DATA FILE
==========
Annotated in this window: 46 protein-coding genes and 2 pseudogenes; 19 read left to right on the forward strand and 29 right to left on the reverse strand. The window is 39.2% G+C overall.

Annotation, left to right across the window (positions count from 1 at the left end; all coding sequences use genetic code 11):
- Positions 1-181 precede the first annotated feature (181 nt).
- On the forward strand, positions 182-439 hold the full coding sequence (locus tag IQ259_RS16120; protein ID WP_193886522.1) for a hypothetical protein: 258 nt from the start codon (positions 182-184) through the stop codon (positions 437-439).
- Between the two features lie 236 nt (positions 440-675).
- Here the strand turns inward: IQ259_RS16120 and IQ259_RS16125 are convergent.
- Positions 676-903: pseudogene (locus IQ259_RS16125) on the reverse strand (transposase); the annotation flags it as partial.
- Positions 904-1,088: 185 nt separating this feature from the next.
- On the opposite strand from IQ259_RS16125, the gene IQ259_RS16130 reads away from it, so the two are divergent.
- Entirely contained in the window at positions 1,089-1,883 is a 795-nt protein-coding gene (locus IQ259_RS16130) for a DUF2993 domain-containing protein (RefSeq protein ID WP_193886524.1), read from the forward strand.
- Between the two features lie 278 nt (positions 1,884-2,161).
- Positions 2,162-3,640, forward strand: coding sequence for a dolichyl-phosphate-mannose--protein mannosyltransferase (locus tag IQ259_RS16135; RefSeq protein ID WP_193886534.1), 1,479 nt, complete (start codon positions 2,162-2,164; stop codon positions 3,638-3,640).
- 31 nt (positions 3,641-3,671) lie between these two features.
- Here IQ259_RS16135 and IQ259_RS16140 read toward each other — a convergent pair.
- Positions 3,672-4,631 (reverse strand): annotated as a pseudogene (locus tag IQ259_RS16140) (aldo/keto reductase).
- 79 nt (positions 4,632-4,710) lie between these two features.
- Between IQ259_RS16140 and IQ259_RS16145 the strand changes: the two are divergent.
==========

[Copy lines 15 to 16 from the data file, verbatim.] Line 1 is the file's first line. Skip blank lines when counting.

- Positions 3,672-4,631 (reverse strand): annotated as a pseudogene (locus tag IQ259_RS16140) (aldo/keto reductase).
- 79 nt (positions 4,632-4,710) lie between these two features.